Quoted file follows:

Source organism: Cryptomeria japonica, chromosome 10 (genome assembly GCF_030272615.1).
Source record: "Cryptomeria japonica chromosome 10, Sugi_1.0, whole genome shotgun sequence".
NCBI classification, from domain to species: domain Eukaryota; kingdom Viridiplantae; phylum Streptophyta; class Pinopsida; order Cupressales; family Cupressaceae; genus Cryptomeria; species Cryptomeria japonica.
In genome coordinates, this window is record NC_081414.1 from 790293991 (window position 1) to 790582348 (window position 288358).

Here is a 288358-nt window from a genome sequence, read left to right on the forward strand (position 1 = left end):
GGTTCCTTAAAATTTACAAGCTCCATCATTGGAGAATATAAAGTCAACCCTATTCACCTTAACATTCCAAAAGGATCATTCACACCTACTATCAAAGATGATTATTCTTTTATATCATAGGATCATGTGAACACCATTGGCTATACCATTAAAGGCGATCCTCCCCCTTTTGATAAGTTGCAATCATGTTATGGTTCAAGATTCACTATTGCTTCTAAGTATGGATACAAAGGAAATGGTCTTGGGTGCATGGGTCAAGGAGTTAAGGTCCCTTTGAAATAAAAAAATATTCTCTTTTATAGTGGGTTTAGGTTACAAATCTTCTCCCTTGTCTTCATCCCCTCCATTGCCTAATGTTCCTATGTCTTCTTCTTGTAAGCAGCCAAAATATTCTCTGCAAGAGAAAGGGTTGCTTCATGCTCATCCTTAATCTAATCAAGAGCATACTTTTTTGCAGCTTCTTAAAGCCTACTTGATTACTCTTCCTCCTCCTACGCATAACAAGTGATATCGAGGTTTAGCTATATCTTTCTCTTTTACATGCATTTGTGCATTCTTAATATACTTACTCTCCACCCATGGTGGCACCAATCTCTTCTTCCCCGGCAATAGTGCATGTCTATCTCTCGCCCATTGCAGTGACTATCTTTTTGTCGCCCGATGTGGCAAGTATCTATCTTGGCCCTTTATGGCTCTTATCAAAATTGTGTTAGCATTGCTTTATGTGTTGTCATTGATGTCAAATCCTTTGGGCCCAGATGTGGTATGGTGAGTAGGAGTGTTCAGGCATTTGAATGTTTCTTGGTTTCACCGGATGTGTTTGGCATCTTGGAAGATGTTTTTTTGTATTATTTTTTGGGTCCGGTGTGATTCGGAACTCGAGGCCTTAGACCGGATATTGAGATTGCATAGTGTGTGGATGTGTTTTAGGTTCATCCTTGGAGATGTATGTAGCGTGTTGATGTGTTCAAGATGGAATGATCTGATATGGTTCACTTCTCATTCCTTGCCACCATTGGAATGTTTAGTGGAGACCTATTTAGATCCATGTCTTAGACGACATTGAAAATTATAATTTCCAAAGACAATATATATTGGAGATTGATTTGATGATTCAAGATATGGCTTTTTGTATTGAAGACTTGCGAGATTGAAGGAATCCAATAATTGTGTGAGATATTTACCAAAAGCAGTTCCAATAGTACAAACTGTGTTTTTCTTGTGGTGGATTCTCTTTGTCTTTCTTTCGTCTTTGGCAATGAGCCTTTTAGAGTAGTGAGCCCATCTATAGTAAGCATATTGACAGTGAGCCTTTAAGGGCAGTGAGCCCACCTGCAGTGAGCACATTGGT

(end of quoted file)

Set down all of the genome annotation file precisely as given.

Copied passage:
Source organism: Cryptomeria japonica, chromosome 10 (genome assembly GCF_030272615.1).
Source record: "Cryptomeria japonica chromosome 10, Sugi_1.0, whole genome shotgun sequence".
NCBI classification, from domain to species: domain Eukaryota; kingdom Viridiplantae; phylum Streptophyta; class Pinopsida; order Cupressales; family Cupressaceae; genus Cryptomeria; species Cryptomeria japonica.
In genome coordinates, this window is record NC_081414.1 from 790293991 (window position 1) to 790582348 (window position 288358).

Here is a 288358-nt window from a genome sequence, read left to right on the forward strand (position 1 = left end):
GGTTCCTTAAAATTTACAAGCTCCATCATTGGAGAATATAAAGTCAACCCTATTCACCTTAACATTCCAAAAGGATCATTCACACCTACTATCAAAGATGATTATTCTTTTATATCATAGGATCATGTGAACACCATTGGCTATACCATTAAAGGCGATCCTCCCCCTTTTGATAAGTTGCAATCATGTTATGGTTCAAGATTCACTATTGCTTCTAAGTATGGATACAAAGGAAATGGTCTTGGGTGCATGGGTCAAGGAGTTAAGGTCCCTTTGAAATAAAAAAATATTCTCTTTTATAGTGGGTTTAGGTTACAAATCTTCTCCCTTGTCTTCATCCCCTCCATTGCCTAATGTTCCTATGTCTTCTTCTTGTAAGCAGCCAAAATATTCTCTGCAAGAGAAAGGGTTGCTTCATGCTCATCCTTAATCTAATCAAGAGCATACTTTTTTGCAGCTTCTTAAAGCCTACTTGATTACTCTTCCTCCTCCTACGCATAACAAGTGATATCGAGGTTTAGCTATATCTTTCTCTTTTACATGCATTTGTGCATTCTTAATATACTTACTCTCCACCCATGGTGGCACCAATCTCTTCTTCCCCGGCAATAGTGCATGTCTATCTCTCGCCCATTGCAGTGACTATCTTTTTGTCGCCCGATGTGGCAAGTATCTATCTTGGCCCTTTATGGCTCTTATCAAAATTGTGTTAGCATTGCTTTATGTGTTGTCATTGATGTCAAATCCTTTGGGCCCAGATGTGGTATGGTGAGTAGGAGTGTTCAGGCATTTGAATGTTTCTTGGTTTCACCGGATGTGTTTGGCATCTTGGAAGATGTTTTTTTGTATTATTTTTTGGGTCCGGTGTGATTCGGAACTCGAGGCCTTAGACCGGATATTGAGATTGCATAGTGTGTGGATGTGTTTTAGGTTCATCCTTGGAGATGTATGTAGCGTGTTGATGTGTTCAAGATGGAATGATCTGATATGGTTCACTTCTCATTCCTTGCCACCATTGGAATGTTTAGTGGAGACCTATTTAGATCCATGTCTTAGACGACATTGAAAATTATAATTTCCAAAGACAATATATATTGGAGATTGATTTGATGATTCAAGATATGGCTTTTTGTATTGAAGACTTGCGAGATTGAAGGAATCCAATAATTGTGTGAGATATTTACCAAAAGCAGTTCCAATAGTACAAACTGTGTTTTTCTTGTGGTGGATTCTCTTTGTCTTTCTTTCGTCTTTGGCAATGAGCCTTTTAGAGTAGTGAGCCCATCTATAGTAAGCATATTGACAGTGAGCCTTTAAGGGCAGTGAGCCCACCTGCAGTGAGCACATTGGT